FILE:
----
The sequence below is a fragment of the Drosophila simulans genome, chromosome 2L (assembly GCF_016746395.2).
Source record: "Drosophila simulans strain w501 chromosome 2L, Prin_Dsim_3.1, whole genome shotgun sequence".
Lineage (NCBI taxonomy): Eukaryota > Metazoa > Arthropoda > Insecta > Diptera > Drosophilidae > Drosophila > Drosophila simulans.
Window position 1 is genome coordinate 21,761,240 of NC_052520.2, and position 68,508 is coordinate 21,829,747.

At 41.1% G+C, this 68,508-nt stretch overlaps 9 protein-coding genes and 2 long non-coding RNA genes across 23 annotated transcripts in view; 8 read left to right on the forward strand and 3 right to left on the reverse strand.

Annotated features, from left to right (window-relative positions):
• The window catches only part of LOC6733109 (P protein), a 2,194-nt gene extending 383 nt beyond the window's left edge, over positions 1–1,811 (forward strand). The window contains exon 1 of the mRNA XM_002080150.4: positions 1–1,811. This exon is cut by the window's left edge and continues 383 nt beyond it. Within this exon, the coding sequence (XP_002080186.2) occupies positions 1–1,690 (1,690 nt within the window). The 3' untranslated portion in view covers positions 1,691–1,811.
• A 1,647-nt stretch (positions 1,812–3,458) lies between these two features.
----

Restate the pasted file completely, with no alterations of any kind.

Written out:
The sequence below is a fragment of the Drosophila simulans genome, chromosome 2L (assembly GCF_016746395.2).
Source record: "Drosophila simulans strain w501 chromosome 2L, Prin_Dsim_3.1, whole genome shotgun sequence".
Lineage (NCBI taxonomy): Eukaryota > Metazoa > Arthropoda > Insecta > Diptera > Drosophilidae > Drosophila > Drosophila simulans.
Window position 1 is genome coordinate 21,761,240 of NC_052520.2, and position 68,508 is coordinate 21,829,747.

At 41.1% G+C, this 68,508-nt stretch overlaps 9 protein-coding genes and 2 long non-coding RNA genes across 23 annotated transcripts in view; 8 read left to right on the forward strand and 3 right to left on the reverse strand.

Annotated features, from left to right (window-relative positions):
• The window catches only part of LOC6733109 (P protein), a 2,194-nt gene extending 383 nt beyond the window's left edge, over positions 1–1,811 (forward strand). The window contains exon 1 of the mRNA XM_002080150.4: positions 1–1,811. This exon is cut by the window's left edge and continues 383 nt beyond it. Within this exon, the coding sequence (XP_002080186.2) occupies positions 1–1,690 (1,690 nt within the window). The 3' untranslated portion in view covers positions 1,691–1,811.
• A 1,647-nt stretch (positions 1,812–3,458) lies between these two features.